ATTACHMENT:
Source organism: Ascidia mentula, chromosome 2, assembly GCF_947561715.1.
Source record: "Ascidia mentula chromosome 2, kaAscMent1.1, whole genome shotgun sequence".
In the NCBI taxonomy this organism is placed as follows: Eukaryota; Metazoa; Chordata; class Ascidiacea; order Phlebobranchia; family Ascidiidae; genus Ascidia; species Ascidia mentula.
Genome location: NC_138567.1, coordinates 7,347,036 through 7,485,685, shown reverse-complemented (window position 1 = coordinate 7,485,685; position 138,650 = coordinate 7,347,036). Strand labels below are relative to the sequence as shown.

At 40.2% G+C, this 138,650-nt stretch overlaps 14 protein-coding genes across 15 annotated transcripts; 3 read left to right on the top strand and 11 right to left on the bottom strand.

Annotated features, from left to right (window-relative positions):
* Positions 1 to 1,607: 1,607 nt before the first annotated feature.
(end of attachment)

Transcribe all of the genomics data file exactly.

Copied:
Source organism: Ascidia mentula, chromosome 2, assembly GCF_947561715.1.
Source record: "Ascidia mentula chromosome 2, kaAscMent1.1, whole genome shotgun sequence".
In the NCBI taxonomy this organism is placed as follows: Eukaryota; Metazoa; Chordata; class Ascidiacea; order Phlebobranchia; family Ascidiidae; genus Ascidia; species Ascidia mentula.
Genome location: NC_138567.1, coordinates 7,347,036 through 7,485,685, shown reverse-complemented (window position 1 = coordinate 7,485,685; position 138,650 = coordinate 7,347,036). Strand labels below are relative to the sequence as shown.

At 40.2% G+C, this 138,650-nt stretch overlaps 14 protein-coding genes across 15 annotated transcripts; 3 read left to right on the top strand and 11 right to left on the bottom strand.

Annotated features, from left to right (window-relative positions):
* Positions 1 to 1,607: 1,607 nt before the first annotated feature.